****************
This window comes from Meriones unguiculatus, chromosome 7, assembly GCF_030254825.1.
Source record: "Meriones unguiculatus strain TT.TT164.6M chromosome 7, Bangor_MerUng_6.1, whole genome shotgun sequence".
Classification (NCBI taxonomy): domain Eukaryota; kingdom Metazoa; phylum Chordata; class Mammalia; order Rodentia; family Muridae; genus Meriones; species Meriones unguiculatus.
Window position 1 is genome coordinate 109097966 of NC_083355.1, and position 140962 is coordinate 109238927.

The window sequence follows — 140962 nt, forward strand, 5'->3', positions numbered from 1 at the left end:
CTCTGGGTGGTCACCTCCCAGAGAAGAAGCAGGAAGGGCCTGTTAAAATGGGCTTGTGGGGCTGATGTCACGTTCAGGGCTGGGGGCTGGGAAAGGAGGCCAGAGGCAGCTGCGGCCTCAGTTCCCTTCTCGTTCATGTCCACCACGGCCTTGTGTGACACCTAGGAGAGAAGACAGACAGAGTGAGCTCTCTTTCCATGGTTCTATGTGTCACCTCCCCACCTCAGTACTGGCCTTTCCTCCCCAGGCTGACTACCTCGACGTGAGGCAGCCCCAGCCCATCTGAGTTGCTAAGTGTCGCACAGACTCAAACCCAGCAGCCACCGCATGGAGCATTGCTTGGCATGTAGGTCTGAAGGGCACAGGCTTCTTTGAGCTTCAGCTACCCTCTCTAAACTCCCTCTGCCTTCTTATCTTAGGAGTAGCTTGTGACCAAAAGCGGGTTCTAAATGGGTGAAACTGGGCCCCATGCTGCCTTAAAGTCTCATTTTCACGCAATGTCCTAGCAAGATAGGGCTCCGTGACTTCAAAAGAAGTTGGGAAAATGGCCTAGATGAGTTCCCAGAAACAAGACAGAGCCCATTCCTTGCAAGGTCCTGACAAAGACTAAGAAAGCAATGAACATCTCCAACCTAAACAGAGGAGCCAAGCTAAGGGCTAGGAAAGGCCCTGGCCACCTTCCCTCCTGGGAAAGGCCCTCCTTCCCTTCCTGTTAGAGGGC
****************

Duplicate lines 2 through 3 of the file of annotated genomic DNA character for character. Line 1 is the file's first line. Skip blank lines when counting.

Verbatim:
Source record: "Meriones unguiculatus strain TT.TT164.6M chromosome 7, Bangor_MerUng_6.1, whole genome shotgun sequence".
Classification (NCBI taxonomy): domain Eukaryota; kingdom Metazoa; phylum Chordata; class Mammalia; order Rodentia; family Muridae; genus Meriones; species Meriones unguiculatus.